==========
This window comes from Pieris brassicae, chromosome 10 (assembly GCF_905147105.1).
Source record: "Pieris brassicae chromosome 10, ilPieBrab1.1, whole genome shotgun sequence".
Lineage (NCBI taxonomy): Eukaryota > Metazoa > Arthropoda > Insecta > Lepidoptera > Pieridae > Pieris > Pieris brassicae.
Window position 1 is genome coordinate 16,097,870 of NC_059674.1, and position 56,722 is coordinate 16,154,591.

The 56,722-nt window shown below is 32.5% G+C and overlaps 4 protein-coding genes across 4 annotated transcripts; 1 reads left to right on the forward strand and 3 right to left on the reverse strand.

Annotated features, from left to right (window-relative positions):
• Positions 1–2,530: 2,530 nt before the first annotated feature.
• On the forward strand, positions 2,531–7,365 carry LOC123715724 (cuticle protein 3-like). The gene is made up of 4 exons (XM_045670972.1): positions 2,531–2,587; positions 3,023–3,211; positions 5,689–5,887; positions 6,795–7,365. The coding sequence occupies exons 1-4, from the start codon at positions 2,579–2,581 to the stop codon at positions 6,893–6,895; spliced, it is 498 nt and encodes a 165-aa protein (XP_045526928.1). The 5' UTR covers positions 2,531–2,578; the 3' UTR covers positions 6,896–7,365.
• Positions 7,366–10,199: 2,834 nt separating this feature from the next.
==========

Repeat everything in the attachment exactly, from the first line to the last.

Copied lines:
This window comes from Pieris brassicae, chromosome 10 (assembly GCF_905147105.1).
Source record: "Pieris brassicae chromosome 10, ilPieBrab1.1, whole genome shotgun sequence".
Lineage (NCBI taxonomy): Eukaryota > Metazoa > Arthropoda > Insecta > Lepidoptera > Pieridae > Pieris > Pieris brassicae.
Window position 1 is genome coordinate 16,097,870 of NC_059674.1, and position 56,722 is coordinate 16,154,591.

The 56,722-nt window shown below is 32.5% G+C and overlaps 4 protein-coding genes across 4 annotated transcripts; 1 reads left to right on the forward strand and 3 right to left on the reverse strand.

Annotated features, from left to right (window-relative positions):
• Positions 1–2,530: 2,530 nt before the first annotated feature.
• On the forward strand, positions 2,531–7,365 carry LOC123715724 (cuticle protein 3-like). The gene is made up of 4 exons (XM_045670972.1): positions 2,531–2,587; positions 3,023–3,211; positions 5,689–5,887; positions 6,795–7,365. The coding sequence occupies exons 1-4, from the start codon at positions 2,579–2,581 to the stop codon at positions 6,893–6,895; spliced, it is 498 nt and encodes a 165-aa protein (XP_045526928.1). The 5' UTR covers positions 2,531–2,578; the 3' UTR covers positions 6,896–7,365.
• Positions 7,366–10,199: 2,834 nt separating this feature from the next.